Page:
A section devoted to minkisi (containers for ancestral spirits and empowering medicines) presents a stunning array of the sculptures that facilitated Kongo communication with spirits. “The Atlantic Slave Trade and Congo Culture” features rare archaeological evidence of Kongo practices that journeyed across the Atlantic. The minkisi-like memory jar shown here bears the following inscription: "To the Emmett Cox Funeral Home. Presented by B.Y.M.B.'s of North Broad Baptist Church, Rome, Georgia."

Edouard Duval-Carrie, La Traversee, 1996. Oil on canvas in artist’s frame. Bass Museum, Gift of Sanford A. Rubenstein. © Edouard Duval-CarrieThe next section surveys the 19th century, an age of colonialism but also of artistic fluorescence, during which imported materials fused with Kongo iconography.  In “Kongo in African American Cultures,” everyday and ritual objects such as ceramic face vessels, canes carved after the Civil War and contemporary sweetgrass baskets highlight the dynamic evolution and resilience of Kongo traditions in America.

The Contemporary Response

Contemporary artists around the world continue to be inspired by the art of the Kongo, their diverse work is featured in the exhibition’s final sections, which includes paintings by Edouard Duval-Carrie(Haiti and U.S.) and Jose Bedia (Cuba), sculptures by Renee Stout (U.S.), mixed-media works by Radcliffe Bailey (U.S.) and a collage by Steve Bandoma (Democratic Republic of the Congo). The Kongo reference in Radcliffe Bailey's Down By the River is included in the Blanton Museum's description of this painting in its collection: "Bailey has embellished the picture, surrounding it with distinctly African references.... The photo’s placement recalls Congolese Nkisi statues, votive sculptures carved out of wood whose presumed supernatural powers are indicated in their belly region."

Radcliffe Bailey, Down by the River, 1997. Blanton Museum © Radcliffe Bailey

Co-organized by the Samuel P. Harn Museum of Art at the University of Florida in Gainesville and the Royal Museum for Central Africa in Tervuren, Belgian, the exhibition is a major collaborative effort that furthers the respective missions of these two great museums to work with international partners in developing relevant and engaging exhibitions that reach out to new audiences.  Established in 1897-98 by King Leopold II of Belgium, the Tervuren Museum is considered one of the world’s most impressive museums devoted to Steve Bandoma, Acculturation. Watercolor, ink and paper collage. Samuel P Harn Museum of Art © Steve BandomaAfrica and holds the world’s greatest collection of Central African art.  The Harn Museum, opened in 1990, is one of the largest university-affiliated art museums in the United States.

Numerous pieces selected from this collection for inclusion in Kongo across the Waters have never before been exhibited in the United States.  

An impressive 448-page richly-illustrated catalogue, with entries by leading scholars in archaeology, history, religion and African and African American history, further extends the exhibition experience.  Edited by Susan Cooksey, curator of African art at Harn Museum of Art, Robin Poynor of the University of Florida’s School of Art and Art History and Hein Vanhee, a curator at the Royal Museum for Central Africa, the publication is divided into three sections:  Kongo in Africa, Kongo in the Americas and Kongo in Contemporary Art.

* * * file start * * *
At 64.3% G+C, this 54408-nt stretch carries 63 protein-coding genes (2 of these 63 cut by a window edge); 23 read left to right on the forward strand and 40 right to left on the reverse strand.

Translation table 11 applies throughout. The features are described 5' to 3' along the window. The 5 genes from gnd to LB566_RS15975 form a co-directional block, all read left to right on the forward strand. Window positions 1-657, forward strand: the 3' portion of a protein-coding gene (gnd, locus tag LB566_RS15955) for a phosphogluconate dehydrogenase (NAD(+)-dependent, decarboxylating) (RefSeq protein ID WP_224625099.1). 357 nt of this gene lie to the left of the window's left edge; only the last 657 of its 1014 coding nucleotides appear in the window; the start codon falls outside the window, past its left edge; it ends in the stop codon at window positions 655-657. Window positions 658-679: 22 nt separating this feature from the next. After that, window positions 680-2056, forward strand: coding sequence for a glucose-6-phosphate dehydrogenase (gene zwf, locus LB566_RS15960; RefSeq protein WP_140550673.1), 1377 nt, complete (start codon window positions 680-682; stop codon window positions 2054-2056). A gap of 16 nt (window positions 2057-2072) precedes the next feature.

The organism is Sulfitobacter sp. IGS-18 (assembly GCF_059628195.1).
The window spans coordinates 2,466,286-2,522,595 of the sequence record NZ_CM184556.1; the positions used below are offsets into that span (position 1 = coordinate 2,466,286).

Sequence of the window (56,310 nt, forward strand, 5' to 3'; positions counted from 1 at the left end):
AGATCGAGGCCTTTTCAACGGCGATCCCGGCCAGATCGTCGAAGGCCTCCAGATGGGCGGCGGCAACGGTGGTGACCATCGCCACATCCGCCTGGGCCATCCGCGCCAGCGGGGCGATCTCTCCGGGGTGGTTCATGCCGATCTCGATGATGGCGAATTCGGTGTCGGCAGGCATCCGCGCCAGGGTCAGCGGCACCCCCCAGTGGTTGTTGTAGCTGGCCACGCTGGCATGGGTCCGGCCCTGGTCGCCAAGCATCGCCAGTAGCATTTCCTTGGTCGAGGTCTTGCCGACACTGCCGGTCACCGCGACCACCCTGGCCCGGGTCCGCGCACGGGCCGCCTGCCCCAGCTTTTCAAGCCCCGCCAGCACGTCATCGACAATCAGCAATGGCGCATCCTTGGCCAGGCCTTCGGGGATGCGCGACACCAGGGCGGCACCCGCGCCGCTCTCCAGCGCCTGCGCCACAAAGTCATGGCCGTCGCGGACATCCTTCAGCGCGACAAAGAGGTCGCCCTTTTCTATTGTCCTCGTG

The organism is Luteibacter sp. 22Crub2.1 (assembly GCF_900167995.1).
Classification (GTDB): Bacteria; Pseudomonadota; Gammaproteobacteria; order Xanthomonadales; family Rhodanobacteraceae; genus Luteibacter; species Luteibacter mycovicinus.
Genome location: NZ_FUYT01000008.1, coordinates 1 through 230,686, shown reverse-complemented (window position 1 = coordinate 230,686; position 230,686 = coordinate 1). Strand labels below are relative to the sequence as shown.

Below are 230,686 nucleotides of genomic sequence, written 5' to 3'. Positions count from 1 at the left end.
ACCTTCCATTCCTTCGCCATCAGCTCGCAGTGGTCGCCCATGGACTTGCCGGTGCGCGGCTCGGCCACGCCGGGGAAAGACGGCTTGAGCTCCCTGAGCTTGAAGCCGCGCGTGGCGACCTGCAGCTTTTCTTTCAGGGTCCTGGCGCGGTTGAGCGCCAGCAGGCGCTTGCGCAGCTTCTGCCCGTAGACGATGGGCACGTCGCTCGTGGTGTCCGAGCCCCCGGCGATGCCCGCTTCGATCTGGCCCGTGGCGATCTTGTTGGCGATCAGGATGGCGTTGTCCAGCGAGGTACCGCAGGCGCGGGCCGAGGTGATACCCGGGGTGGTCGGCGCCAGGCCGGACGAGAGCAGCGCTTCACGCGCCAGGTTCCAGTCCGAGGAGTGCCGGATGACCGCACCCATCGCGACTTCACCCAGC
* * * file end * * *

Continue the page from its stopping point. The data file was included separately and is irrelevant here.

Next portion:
Kuba artist, raffia cut-pile cloth. Collection of Hampton University MuseumThe Kuba Collection at Hampton

Kuba artist, Mukenga mask. Collection of Hampton University MuseumThis extraordinary, special exhibit at Princeton University complements an important permanent exhibit highlighting art from the Congo, The Art of Africa: Power, Beauty, Community, at Hampton University Museum. The Museum houses one of the world’s oldest collections of the art of the Kuba peoples, another of the great kingdoms of the Congo region.  Missionary, human rights activist, explorer, art collector and Hampton alumnus, William H. Sheppard, served in the Kuba area of the Kasai region from 1890 to 1910.  The documentation he made during his initial visit to the Kuba capital in 1892 provides benchmark descriptions of a culture on the brink of the colonial era.  Many of the early high quality works Sheppard collected in the Congo form the nucleus of Hampton’s permanent African art exhibit and provide a visual link to the political and social complexity of the Kuba kingdom and central Africa’s past. 

Kuba artist, 17th century knife. Collection of Hampton University MuseumThe Mukenga mask shown here signifies strength and its use may have had a relation to maintaining law and order. The collector William H. Sheppard explained: 

The long top (of the mask) represents an elephant trunk, i.e., strength. The palm (fringe) also signifies strength. Therefore the mass of it (is) around the neck. Leopard (skin on the front of the mask) also means strength. Shamba Balongongo (an early Kuba ruler) is said to have founded a secret association whose members served as a kind of police force. One of three high officials of this society wore a beaded mask made of leopard skin and native palm fiber cloth at the ceremonies held for the initiation of new members into the society.

Mary Lou Hultgren is a museum consultant who lives in Virginia Beach, VA.  She formerly was curator of collections and director of the Hampton University Museum.

Article of related interest: U.S. Zulu Connection — The Hampton Example